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What is Social Justice Philanthropy?

“Social justice grantmakers aim to go one step beyond teaching a man to fish, to borrow an old saying. They ask why so few people in this man’s community can afford to own a fishing pole; why the county incinerator is being sited in his neighborhood, befouling his pond rather than that of his wealthier townsmen; and why he’s being taught to fish when he’s more likely to earn a living wage as an accountant or engineer.” So wrote Albert Ruesga, President and CEO of the Greater New Orleans Foundation, in an effort to answer the question: what is social justice philanthropy? He notes that it draws on a number of traditions: the effort to combat structural injustice, to enforce universal human rights, to insure equal distribution of resources, to empower disenfranchised individuals and communities, and several others.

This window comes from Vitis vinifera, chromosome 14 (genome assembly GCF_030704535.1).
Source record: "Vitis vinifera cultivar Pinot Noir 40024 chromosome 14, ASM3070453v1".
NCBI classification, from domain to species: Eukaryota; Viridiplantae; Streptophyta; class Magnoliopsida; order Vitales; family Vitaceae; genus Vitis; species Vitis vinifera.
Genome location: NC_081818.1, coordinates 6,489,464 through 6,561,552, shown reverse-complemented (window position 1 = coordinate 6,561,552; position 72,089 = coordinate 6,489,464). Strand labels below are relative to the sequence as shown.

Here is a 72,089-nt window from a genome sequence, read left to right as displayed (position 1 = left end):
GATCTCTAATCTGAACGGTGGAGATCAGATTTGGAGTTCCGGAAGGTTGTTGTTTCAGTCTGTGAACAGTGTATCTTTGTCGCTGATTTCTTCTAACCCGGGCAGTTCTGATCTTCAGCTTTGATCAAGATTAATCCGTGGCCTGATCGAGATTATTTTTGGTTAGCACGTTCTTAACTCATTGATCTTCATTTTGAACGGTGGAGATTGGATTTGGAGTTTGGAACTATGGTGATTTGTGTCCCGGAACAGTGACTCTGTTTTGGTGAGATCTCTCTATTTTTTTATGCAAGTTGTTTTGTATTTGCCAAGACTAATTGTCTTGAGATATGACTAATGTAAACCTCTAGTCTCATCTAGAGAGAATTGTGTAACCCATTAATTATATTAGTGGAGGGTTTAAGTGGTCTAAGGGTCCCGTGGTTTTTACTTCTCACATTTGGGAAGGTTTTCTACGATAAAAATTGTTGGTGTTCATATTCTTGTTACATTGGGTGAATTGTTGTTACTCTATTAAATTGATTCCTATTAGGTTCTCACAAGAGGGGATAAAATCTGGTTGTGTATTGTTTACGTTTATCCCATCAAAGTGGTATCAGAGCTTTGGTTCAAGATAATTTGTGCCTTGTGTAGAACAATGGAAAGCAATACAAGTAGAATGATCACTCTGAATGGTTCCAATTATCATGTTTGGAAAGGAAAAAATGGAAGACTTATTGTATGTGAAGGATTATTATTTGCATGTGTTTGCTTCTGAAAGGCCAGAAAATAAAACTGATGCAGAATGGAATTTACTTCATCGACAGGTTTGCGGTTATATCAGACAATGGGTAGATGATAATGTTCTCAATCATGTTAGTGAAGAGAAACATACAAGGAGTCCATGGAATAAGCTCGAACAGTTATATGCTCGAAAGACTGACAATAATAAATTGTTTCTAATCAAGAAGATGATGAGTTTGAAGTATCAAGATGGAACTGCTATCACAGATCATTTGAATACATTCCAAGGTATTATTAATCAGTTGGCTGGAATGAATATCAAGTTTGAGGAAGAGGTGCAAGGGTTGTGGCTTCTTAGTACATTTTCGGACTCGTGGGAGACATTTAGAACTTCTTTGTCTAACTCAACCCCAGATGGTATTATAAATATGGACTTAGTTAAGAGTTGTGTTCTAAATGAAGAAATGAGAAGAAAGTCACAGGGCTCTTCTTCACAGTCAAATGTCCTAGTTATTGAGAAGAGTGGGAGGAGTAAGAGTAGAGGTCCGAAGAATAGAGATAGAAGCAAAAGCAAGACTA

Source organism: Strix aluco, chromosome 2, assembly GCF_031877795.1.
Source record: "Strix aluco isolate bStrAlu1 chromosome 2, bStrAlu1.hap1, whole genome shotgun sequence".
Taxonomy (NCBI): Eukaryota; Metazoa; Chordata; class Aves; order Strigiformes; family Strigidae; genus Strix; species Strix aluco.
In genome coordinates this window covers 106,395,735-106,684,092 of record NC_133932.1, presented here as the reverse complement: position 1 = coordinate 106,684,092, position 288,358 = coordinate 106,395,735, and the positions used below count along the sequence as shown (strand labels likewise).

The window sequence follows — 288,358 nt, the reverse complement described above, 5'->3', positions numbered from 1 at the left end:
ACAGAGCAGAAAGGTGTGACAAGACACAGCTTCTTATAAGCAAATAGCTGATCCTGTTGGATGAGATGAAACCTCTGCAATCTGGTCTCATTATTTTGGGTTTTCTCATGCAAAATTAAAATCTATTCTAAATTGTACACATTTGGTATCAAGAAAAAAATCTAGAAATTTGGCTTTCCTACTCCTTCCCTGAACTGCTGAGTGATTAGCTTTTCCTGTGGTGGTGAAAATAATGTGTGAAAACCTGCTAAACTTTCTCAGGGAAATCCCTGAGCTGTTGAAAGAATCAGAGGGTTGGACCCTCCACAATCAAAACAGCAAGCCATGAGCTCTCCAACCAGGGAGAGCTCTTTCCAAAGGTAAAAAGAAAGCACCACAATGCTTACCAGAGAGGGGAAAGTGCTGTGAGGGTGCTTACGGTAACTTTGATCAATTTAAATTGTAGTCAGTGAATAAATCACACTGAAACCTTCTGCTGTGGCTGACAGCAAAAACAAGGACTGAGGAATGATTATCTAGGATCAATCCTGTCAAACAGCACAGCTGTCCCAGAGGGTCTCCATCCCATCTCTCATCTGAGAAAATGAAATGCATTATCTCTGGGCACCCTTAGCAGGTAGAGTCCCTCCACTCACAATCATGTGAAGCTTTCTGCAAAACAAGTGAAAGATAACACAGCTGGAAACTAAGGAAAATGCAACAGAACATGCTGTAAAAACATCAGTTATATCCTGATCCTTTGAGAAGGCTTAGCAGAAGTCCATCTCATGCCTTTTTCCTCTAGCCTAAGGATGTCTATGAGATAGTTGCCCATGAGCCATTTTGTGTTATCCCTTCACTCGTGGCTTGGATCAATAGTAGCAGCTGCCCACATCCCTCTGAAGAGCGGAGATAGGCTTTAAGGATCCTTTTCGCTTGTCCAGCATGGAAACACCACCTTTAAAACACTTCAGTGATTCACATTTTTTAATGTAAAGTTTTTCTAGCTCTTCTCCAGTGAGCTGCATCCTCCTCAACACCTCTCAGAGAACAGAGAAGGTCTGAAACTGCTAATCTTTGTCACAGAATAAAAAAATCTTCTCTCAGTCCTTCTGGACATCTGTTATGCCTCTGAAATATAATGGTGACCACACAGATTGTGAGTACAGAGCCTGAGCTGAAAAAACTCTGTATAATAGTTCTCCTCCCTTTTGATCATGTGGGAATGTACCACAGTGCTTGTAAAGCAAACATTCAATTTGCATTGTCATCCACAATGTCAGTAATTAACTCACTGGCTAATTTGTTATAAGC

We asked a panel of experts to tackle this question, taking their bearings from Ruesga’s reflections on the question in the articles below.

Required Reading
Social Justice Philanthropy: An Initial Framework for Positioning This Work by Albert Ruesga and Deborah Puntenney

What is Social Justice? by Albert Ruesga

William Schambra, Moderator

Hudson Senior Fellow and Director, Bradley Center for Philanthropy & Civic Renewal

Christine Doby, Panelist

Program Officer at the Charles Stewart Mott Foundation

Peter Frumkin, Panelist

Professor of Public Affairs, University of Texas

Albert Ruesga, Panelist

President and CEO of the Greater New Orleans Foundation

Thomasina Williams, Panelist

Former Program Officer at the Ford Foundation

Hudson Experts

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